Vesta

vesta

There is a lovely little restaurant in our neighborhood, called Vesta.  Their menu is “inspired by Italy”, and that inspiration yields real deliciousness.  I was there recently for Superbowl Sunday, and it turned out to be a great place to watch the game.

The special menu looked very tasty – meatballs, pizzas, sandwiches.   I asked Joe, one of the owners, about where they source their meats, because my goal this year is to eat meat that is pastured and sustainably/humanely raised and avoid CAFO or factory farmed meat.  It’s a real challenge – suffice it to say, I’ve eaten a lot of meatless meals when I’ve gone out.

Joe was so accommodating in telling me the details of their meat sources – and I’m happy to say, it’s good sourcing!  I ended up choosing the thin-thin pizza with Long Island duck, wild mushrooms, and goat cheese.  It was delicious.  One of the wines we had was also really interesting – it was an Italian white wine, whose grapes were recently rescued from the brink of extinction, and made into this lovely, minerally wine.  Talk about sustainability.

If you’re in Astoria, it’s worth a visit.

20101

Vesta Trattoria and Wine Bar
21-02 30th Avenue
Astoria, NY 11102
tel. 718-545-5550
http://vestavino.com/

Delicious Soaked Granola

granola

Since I’ve transitioned to eating a more traditional diet, I’ve followed the practice of soaking the whole grains I eat, which include millet, quinoa, and oats.  I soak the grains with a little bit of acid – raw cider vinegar in my case, but lemon juice, whey, or cultured dairy products will do well, too.

Now, why do I do this?

Whole grains contain phytic acid, which negatively affects digestion and absorption of minerals.  Phytic acid, sometimes considered an “anti-nutrient”, is present in the bran and shells of all seeds and grains.  It combines with  minerals such as zinc, calcium, magnesium, and iron, and as a result these minerals are unable to be absorbed properly in the digestive tract.  When you soak the grains (or ferment or sprout them), it neutralizes the phytic acid, and the gut can digest the grains and absorb their nutrition properly.

As I see it, soaking is a good thing.

additions

Breakfast is my very favorite meal of the day.  I love waking up after a long fast (8 hours or so of sleep) and being hungry, looking forward to eating.  I grew up eating conventional breakfast cereal, so cereal is still a normal thing for me to eat in the mornings, and it’s not something I want to give up.  I gladly eat oatmeal, but wanted to have some cold cereal on hand, especially in the summer when it’s hot.  The conventional cereals are full of unappealing ingredients, overly processed, plus the grains are not soaked.  What to do?

I’ve always loved granola, so I went searching the internet for a soaked granola recipe.  And I found one!  I love this recipe.  It was originally published by Lindsay of Passionate Homemaking, who modified it from this recipe.  I made a few changes, but they are minor – replacing the raisins with bits of dried apricot; sometimes leaving out the seeds.  It goes very well with cold raw milk, completing the bowl of nutrient dense food.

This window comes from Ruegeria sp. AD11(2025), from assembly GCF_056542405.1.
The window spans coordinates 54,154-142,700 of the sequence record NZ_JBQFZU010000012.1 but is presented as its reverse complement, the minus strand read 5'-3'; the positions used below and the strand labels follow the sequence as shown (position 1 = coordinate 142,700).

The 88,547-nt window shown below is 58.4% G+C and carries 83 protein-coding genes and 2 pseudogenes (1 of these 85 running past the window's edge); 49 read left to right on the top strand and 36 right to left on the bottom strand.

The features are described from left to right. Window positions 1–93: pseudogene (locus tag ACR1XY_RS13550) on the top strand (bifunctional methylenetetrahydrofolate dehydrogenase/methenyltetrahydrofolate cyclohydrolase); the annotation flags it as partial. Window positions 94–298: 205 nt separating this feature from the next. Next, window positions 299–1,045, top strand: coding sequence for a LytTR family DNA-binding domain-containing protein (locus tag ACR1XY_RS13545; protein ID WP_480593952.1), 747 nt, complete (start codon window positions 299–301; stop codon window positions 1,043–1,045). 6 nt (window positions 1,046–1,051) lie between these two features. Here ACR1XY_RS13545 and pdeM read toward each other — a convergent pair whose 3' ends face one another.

come together

My plan is to make this monthly, so we have a great alternative for cold cereal in our household.  Here is the recipe:

Soaked Granola

I have always made a half recipe, whose proportions are below – a whole recipe is massive. I have increased the water, as by accident I put too much in last time, and I loved the result – a crispier product. I love almonds, so I specify those, and replaced the raisins with apricots, as mentioned above. Be sure to use a high quality coconut oil that is minimally processed; I also prefer butter that is from grass-fed cows.

4 cups rolled oats
1/3 cup melted coconut oil
1/4 cup melted butter
3/4 cups kefir
1.5 cups water
1/4 cup raw honey
1/3 cup maple syrup
1/2 tsp sea salt
2 tsp cinnamon
2 tsp vanilla extract
1/2 cup dried shredded coconut
1 cup dried apricots, chopped
1/4 cup chopped pumpkin seeds
1/2 cup almonds
1/2 cup dried apples, chopped
1/8 cup minced dried figs (optional)

Mix oats with the melted butter and oil, kefir and water in a large bowl. Cover with a cloth and/or plate and allow to sit at cool room temperature for 24 hours. After the soaking time, preheat the oven to 200° F.

Place honey, maple syrup, cinnamon and vanilla in a small pot on the stove. Gently warm up this mixture, stirring until honey becomes thin.

Combine sweeteners and oat mixtures, mixing to incorporate.

Spread mixture out over two parchment paper-lined cookie sheets. Bake for 2-4 hours, until granola is dry and crisp.  Allow to cool in oven before removing to a container.  It will get crisper at it cools.

Mix in coconut, apricots, pumpkin seeds, apples and nuts, as desired.  Store in an airtight container.  Serve with chilled raw milk.

Makes 2.5 quarts.

Harmonious Belly

beets, glorious beets

Welcome to my new project, Harmonious Belly.  You can read more about the ideas behind it, as well as the blogger behind it, on the About page.

I don’t have much else to say right now that won’t be redundant, so I’ll just say that I hope you enjoy the blog as much as I look forward to writing it.

P.S. I love beets, so I’m more than pleased to start this blog off with a picture of some beautiful beets that came from my CSA a couple of years ago.  More on that later.